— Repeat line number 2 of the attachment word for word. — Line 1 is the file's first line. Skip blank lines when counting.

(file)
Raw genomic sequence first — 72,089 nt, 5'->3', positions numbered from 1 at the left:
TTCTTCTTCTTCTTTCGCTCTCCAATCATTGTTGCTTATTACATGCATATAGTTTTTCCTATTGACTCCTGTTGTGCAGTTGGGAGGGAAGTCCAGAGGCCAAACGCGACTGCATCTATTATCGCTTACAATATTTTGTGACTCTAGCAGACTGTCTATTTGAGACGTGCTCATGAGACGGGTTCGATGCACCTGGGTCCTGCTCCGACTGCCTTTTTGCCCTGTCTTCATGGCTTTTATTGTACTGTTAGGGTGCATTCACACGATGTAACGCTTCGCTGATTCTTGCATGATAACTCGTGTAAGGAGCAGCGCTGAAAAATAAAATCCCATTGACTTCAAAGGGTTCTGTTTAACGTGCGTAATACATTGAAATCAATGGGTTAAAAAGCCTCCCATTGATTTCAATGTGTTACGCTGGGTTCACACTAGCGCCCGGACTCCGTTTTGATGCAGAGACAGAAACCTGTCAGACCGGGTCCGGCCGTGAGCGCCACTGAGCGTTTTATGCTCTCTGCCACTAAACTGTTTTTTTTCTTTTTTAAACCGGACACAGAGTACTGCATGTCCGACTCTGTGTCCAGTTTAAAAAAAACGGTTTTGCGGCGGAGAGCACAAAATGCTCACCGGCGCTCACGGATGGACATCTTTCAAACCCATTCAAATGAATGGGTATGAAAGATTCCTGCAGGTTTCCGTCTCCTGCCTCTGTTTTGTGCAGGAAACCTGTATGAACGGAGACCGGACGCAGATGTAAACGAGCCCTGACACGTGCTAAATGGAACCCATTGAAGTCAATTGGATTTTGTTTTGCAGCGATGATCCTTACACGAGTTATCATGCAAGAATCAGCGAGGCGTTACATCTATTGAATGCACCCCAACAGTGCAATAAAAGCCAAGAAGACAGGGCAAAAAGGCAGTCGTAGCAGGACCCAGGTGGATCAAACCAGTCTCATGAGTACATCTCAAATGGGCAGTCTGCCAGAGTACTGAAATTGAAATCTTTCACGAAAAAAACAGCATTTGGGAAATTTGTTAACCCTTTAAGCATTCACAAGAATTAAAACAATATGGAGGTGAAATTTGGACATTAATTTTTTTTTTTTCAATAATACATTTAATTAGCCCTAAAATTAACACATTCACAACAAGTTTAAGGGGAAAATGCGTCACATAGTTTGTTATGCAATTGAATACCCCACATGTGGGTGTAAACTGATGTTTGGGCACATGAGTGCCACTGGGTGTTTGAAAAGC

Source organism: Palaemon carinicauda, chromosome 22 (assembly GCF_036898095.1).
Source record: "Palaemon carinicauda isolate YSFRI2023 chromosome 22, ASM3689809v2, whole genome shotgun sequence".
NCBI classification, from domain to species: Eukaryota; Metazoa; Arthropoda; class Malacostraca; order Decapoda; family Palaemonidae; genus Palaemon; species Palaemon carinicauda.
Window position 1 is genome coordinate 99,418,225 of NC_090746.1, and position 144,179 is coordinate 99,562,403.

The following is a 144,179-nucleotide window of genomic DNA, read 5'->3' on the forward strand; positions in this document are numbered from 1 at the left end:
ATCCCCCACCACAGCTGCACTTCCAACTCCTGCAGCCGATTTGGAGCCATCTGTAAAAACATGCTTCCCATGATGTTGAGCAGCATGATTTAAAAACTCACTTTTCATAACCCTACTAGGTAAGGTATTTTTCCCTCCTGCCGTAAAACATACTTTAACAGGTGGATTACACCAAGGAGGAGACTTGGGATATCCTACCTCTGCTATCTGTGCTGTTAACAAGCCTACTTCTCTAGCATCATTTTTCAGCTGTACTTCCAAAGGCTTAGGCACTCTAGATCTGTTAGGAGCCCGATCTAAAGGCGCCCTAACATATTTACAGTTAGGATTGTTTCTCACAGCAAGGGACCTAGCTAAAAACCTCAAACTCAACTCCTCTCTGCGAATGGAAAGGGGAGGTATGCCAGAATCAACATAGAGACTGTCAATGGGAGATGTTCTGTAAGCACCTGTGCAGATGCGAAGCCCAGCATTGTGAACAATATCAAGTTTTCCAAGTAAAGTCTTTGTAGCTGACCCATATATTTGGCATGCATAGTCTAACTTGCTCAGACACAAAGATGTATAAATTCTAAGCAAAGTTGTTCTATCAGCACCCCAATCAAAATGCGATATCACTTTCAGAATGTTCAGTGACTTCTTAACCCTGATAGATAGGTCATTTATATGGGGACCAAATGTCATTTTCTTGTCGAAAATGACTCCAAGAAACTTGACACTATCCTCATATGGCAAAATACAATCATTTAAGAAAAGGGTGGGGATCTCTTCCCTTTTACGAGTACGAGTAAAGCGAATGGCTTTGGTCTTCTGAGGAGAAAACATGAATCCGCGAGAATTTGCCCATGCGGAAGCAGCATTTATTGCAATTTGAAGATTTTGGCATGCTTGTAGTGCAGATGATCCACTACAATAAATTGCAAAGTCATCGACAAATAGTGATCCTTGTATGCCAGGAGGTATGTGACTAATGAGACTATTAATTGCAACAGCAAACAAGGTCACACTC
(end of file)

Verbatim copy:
TTCTTCTTCTTCTTTCGCTCTCCAATCATTGTTGCTTATTACATGCATATAGTTTTTCCTATTGACTCCTGTTGTGCAGTTGGGAGGGAAGTCCAGAGGCCAAACGCGACTGCATCTATTATCGCTTACAATATTTTGTGACTCTAGCAGACTGTCTATTTGAGACGTGCTCATGAGACGGGTTCGATGCACCTGGGTCCTGCTCCGACTGCCTTTTTGCCCTGTCTTCATGGCTTTTATTGTACTGTTAGGGTGCATTCACACGATGTAACGCTTCGCTGATTCTTGCATGATAACTCGTGTAAGGAGCAGCGCTGAAAAATAAAATCCCATTGACTTCAAAGGGTTCTGTTTAACGTGCGTAATACATTGAAATCAATGGGTTAAAAAGCCTCCCATTGATTTCAATGTGTTACGCTGGGTTCACACTAGCGCCCGGACTCCGTTTTGATGCAGAGACAGAAACCTGTCAGACCGGGTCCGGCCGTGAGCGCCACTGAGCGTTTTATGCTCTCTGCCACTAAACTGTTTTTTTTCTTTTTTAAACCGGACACAGAGTACTGCATGTCCGACTCTGTGTCCAGTTTAAAAAAAACGGTTTTGCGGCGGAGAGCACAAAATGCTCACCGGCGCTCACGGATGGACATCTTTCAAACCCATTCAAATGAATGGGTATGAAAGATTCCTGCAGGTTTCCGTCTCCTGCCTCTGTTTTGTGCAGGAAACCTGTATGAACGGAGACCGGACGCAGATGTAAACGAGCCCTGACACGTGCTAAATGGAACCCATTGAAGTCAATTGGATTTTGTTTTGCAGCGATGATCCTTACACGAGTTATCATGCAAGAATCAGCGAGGCGTTACATCTATTGAATGCACCCCAACAGTGCAATAAAAGCCAAGAAGACAGGGCAAAAAGGCAGTCGTAGCAGGACCCAGGTGGATCAAACCAGTCTCATGAGTACATCTCAAATGGGCAGTCTGCCAGAGTACTGAAATTGAAATCTTTCACGAAAAAAACAGCATTTGGGAAATTTGTTAACCCTTTAAGCATTCACAAGAATTAAAACAATATGGAGGTGAAATTTGGACATTAATTTTTTTTTTTTCAATAATACATTTAATTAGCCCTAAAATTAACACATTCACAACAAGTTTAAGGGGAAAATGCGTCACATAGTTTGTTATGCAATTGAATACCCCACATGTGGGTGTAAACTGATGTTTGGGCACATGAGTGCCACTGGGTGTTTGAAAAGC